• D Nicholls
  • A noteworthy trainer for not pressing on with the best of his sprint 2yos in the first half of the season. The majority of the winners in the last two years have been in the second half of his 2yo debuts. The three debut wins have been in later season and amongst the last of his 2yos to appear.
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    [5.1] 5 Furlongs

    Trainer (5f) Notes
    RA Fahey
  • 10 debut winners in the last four seasons and 9 of them at 5f (the other was a 6f and at 50/1 though which is a bit of a tester). Debut wins at 5f would normally be associated with a trainer who has his 2yos ready to compete from early season but that isn't the case here. The earliest 5f debuts are often short of readiness and the only debut win prior to May 23rd in the 2004-7 period was Mr Hardy's splendidly untypical win last year. 
  • If you put that to one side as a product of the horse's unusual precocity then he usually start with the debut wins from late May.
  • JG Given
  • B2yoR has used the phrase 'Show Or Nothing (SON)' at times to refer to a trainer whereby what you see on debut from their 2yos is what they are capable of. Mr Given would often be used as the exemplar of that approach and had his 2yos near peak FTO. 
  • He has drifted a little way from that and probably doen't target sprint 2yos as much but these traits still show up with the right horse as Tia Mia showed in 2007 when winning clearly after a punt. He's due a longer priced 'surprise'.
  • KA Ryan
  • One of the surprises from the P&L work has been the record of Kevin Ryan. His rise to prominence over the last few years would instinctively make you think the Market would probably over-rate him if anything. But he has managed to squeeze out profits in early season over 5f in three of the last four years. The odd year was in 2007 so perhaps the market has caught up but worth tracking anyway.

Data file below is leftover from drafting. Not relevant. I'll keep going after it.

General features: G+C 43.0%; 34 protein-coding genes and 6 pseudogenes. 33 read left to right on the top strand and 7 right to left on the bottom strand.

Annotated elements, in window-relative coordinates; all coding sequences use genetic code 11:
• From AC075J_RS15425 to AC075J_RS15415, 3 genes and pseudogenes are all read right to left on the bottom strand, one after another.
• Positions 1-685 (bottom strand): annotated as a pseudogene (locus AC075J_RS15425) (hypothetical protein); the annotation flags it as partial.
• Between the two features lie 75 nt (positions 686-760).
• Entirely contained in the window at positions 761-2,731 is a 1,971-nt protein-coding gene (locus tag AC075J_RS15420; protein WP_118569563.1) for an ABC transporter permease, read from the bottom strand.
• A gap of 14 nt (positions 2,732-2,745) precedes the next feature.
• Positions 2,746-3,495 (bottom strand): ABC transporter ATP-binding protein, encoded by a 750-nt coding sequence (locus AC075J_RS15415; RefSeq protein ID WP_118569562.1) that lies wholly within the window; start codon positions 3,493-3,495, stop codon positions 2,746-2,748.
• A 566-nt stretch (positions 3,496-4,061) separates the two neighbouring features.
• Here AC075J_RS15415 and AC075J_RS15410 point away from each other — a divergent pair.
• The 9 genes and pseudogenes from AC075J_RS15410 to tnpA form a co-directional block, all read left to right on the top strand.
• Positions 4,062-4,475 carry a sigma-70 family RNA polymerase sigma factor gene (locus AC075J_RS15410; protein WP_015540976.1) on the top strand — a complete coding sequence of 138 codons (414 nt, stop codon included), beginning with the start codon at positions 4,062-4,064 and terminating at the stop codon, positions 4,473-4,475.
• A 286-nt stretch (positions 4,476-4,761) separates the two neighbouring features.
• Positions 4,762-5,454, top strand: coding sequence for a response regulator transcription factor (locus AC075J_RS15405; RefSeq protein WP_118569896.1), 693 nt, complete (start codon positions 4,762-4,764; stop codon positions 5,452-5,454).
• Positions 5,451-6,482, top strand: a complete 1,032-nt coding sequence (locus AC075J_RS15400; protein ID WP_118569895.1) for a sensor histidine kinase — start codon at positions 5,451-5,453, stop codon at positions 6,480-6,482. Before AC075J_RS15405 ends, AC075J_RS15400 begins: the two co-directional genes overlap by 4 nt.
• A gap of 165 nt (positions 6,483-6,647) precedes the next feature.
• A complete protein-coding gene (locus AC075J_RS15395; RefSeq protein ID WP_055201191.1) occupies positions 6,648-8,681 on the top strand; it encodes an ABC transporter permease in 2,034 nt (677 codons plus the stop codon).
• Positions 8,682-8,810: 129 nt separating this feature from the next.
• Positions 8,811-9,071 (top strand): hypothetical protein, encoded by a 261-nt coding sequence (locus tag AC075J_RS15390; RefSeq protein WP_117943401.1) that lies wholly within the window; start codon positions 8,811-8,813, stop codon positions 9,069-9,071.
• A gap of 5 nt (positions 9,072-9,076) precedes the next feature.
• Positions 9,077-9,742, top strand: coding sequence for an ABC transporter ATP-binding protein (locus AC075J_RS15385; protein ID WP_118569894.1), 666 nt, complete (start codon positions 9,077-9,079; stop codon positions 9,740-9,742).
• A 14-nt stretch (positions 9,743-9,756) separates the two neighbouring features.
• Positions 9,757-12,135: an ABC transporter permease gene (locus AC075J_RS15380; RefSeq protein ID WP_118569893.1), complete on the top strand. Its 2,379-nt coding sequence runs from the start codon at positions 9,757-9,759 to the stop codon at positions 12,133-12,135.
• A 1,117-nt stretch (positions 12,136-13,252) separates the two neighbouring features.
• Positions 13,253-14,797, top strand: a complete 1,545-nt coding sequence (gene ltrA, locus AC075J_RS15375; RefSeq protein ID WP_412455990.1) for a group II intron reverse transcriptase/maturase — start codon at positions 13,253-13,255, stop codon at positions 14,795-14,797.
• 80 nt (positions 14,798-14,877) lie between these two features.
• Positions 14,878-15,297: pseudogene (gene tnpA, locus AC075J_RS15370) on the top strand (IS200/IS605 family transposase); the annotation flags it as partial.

• [5.2] 5-6 Furlongs
    Trainer (5-6f) Notes
    KR Burke
  • A good trainer with an increasing number of 2yos and an interesting approach. Profits in the last three years over 5f (8 of 10 debut wins) and one in profit over 6f (2 at longer odds). Does get the odd debut win in very early season but very notable is his record in late May & early June.
  • Has shown a profit on all of his Second Time Out (STO) runners in each season 2003-7 and especially in the period June to August. This fits with his stable coming into peak form in midsummer and the debut wins coming at the start of that period with the selected 2yos.
  • WR Muir
  • An inconsistent record and not a convincing 2yo trainer. However, gets the odd 5-6 debut win after mid season and they tend to be at long odds.

  • [5.3] 7 Furlongs
    Trainer (7f) Notes
    M Johnston
  • When putting these lists together B2yoR wanted to avoid the biggest stables. One problem is that you have lots of qualifiers and the targeted pointfulness of the exercise can get lost. But Mr Johnston's record with 7f debuts is bafflingly good so had to be included. You would think that a Big Ogre of a stable like his in weaker Northern maidens would lead to the SPs being too short and poor value. 
  • But a 25+ point profit for 7f debuts in each of the last three years and profits with 8f debuts (that is rare for trainers of any sort) in two of them. Whatever the training regime he uses it seems to suit the 'stayers' well.